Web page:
It’s not Bordeaux, it’s Napa 

And just where is Napa Valley cabernet’s place among the world’s best red wines?

The modern-day California wine industry is about as old as it gets in the New World, that is if about four decades of meaningful winegrowing can be considered old.

The renaissance, to coin an Old World term, began in 1966 when Robert Mondavi opened the first new winery in Napa Valley since prohibition. Less than 40 years later Napa wine has developed a worldwide reputation for outstanding quality, led by its superstar red varietal, cabernet sauvignon.

For many cabernet is the Holy Grail of Napa grapes, although most vintners remain as cautious as they are optimistic about Napa Valley cabernet’s place among the world’s best red wines, and who can blame them.

If short by European standards, the history of modern-day Napa has been anything but boring. The tumultuous ride began to bloom with the fabulous, though never repeated 1974 vintage, an especially fine year for long-lived, quality cabernets.

When the valley won big at a 1976 blind tasting arranged by then retailer Steven Spurrier in Paris against the best of Bordeaux, there was reason to think Napa might be so much more than just another New World wine region.

By the mid-80s, many Napa winemakers looked like current-day, free agent sport figures as they abandoned their long established winery ties for new premises and big money.

Then came phylloxera (a root-eating aphid that destroys vines) and the painful and expensive battle that saw most of the valley’s vines pulled out and replanted at an enormous cost. By the 1990s land prices were skyrocketing and viticulturalists, vineyards and appellations were the new kings of Napa.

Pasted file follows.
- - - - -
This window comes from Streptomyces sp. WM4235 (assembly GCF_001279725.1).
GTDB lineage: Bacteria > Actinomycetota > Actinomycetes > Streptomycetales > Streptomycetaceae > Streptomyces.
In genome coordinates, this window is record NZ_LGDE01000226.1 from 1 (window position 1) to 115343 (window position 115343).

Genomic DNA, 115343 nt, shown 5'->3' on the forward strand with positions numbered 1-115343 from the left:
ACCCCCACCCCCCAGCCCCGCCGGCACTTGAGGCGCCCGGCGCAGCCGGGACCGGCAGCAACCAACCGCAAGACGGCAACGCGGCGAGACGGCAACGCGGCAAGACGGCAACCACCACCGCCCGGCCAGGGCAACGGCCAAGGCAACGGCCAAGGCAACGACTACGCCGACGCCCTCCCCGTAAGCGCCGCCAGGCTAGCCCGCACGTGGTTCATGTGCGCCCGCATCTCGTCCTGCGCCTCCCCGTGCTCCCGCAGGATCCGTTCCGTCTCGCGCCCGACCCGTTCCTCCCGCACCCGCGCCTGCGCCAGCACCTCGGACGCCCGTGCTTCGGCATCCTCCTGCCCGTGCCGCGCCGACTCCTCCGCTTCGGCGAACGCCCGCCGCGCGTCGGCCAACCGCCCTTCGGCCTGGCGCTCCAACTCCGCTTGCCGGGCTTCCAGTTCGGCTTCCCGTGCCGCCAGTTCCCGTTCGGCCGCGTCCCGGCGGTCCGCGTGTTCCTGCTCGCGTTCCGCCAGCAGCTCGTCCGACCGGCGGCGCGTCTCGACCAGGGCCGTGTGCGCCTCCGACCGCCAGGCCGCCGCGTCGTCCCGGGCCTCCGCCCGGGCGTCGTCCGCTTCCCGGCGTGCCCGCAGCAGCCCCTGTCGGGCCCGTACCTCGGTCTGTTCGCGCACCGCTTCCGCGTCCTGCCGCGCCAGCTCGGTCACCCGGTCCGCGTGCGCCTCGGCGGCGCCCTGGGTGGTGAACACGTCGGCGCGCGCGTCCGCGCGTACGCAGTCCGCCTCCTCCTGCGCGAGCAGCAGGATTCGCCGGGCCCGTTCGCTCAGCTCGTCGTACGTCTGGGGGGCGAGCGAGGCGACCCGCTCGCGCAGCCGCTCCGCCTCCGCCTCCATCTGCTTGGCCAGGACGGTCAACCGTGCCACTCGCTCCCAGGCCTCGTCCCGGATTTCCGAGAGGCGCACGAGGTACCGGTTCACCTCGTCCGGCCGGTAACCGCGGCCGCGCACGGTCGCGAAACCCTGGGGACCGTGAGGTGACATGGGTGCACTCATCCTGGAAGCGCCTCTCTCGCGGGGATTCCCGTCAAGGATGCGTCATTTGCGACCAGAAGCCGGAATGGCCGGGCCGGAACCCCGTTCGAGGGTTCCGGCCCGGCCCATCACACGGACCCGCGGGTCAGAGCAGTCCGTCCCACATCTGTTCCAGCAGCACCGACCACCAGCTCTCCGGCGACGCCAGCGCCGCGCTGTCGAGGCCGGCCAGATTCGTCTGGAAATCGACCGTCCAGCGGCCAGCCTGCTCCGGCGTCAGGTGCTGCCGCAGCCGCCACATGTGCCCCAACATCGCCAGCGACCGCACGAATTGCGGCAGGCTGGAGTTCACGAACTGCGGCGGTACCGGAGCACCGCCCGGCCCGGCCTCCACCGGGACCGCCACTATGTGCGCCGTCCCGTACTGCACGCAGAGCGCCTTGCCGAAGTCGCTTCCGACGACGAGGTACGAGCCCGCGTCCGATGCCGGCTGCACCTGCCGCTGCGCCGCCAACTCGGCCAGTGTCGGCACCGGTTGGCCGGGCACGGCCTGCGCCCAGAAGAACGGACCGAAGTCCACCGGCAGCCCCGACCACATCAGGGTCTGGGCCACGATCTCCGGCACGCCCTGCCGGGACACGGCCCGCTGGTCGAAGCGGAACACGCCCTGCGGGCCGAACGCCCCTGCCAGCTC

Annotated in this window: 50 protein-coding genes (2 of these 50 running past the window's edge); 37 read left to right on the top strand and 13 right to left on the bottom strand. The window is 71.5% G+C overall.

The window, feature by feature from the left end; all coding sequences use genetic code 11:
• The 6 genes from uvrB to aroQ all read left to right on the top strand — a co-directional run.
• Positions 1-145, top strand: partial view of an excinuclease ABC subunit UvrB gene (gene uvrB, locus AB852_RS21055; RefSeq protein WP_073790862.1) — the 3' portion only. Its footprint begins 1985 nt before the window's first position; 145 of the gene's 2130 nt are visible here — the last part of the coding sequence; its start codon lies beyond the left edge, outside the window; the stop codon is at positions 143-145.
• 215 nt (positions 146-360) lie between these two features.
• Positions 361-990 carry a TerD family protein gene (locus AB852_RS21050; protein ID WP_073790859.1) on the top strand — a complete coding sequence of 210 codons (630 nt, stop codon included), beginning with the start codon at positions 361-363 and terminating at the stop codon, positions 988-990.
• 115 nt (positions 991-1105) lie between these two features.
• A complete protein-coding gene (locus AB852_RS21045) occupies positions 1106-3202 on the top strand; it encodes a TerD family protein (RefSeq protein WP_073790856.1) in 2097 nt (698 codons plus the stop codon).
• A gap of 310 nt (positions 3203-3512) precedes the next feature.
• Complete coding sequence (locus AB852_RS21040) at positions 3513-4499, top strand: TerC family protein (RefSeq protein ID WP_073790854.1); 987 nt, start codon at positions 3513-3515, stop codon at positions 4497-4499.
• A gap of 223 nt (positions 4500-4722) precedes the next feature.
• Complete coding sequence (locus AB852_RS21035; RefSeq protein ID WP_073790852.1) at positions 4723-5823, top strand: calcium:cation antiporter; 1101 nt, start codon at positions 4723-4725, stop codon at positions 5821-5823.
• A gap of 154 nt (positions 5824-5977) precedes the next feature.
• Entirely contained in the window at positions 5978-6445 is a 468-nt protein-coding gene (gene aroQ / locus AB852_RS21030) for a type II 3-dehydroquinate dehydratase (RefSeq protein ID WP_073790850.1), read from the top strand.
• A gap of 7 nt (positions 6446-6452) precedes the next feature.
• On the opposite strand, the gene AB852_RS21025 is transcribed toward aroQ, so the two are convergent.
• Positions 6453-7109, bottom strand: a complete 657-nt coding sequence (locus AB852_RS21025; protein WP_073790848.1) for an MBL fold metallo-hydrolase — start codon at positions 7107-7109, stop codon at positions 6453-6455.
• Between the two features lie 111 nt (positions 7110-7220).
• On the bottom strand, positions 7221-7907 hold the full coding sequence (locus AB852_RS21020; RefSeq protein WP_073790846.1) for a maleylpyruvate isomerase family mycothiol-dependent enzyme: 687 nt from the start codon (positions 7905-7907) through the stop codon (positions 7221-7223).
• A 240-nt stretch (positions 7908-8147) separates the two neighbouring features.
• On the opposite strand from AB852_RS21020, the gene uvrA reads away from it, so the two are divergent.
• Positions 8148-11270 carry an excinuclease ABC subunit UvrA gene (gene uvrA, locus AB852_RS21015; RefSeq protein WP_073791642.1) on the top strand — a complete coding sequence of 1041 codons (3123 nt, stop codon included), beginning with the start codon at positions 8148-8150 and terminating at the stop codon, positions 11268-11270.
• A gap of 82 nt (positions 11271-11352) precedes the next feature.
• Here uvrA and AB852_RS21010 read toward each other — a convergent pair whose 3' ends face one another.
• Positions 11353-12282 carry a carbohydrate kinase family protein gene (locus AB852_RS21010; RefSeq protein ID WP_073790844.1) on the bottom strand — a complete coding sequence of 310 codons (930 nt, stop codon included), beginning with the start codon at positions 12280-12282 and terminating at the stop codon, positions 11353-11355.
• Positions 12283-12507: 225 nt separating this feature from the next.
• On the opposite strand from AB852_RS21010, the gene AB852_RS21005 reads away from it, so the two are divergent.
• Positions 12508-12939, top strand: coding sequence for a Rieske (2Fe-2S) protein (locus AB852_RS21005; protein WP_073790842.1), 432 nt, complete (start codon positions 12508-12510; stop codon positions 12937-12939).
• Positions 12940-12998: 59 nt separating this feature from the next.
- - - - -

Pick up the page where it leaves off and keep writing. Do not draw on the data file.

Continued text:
The sudden appearance of cult wines in the mid-90s once again changed the face of Napa and should the glassy wing sharpshooter, a new and potentially devastating vineyard predator, ever take hold in Northern California who knows what lays in store for the valley the Wappo Indians named "Napa" or the land of plenty.

One thing is for sure, cabernet sauvignon will be at the heart of any future success in the valley and the very latest efforts – post 1998 – may be the first to illustrate the quantum leap in quality Napa vintners will experience as a result of the phylloxera-accelerated replanting program.

Thirty years ago cabernet sauvignon was the be all and end all of red wine grapes. It had an appealing dark colour few other red wine grapes possessed. It was weighty and powerful in the mouth but it was loaded with dry, hard green tannins —- the type that leaves your mouth feeling as if you just pulled a fluffy towel out of it.

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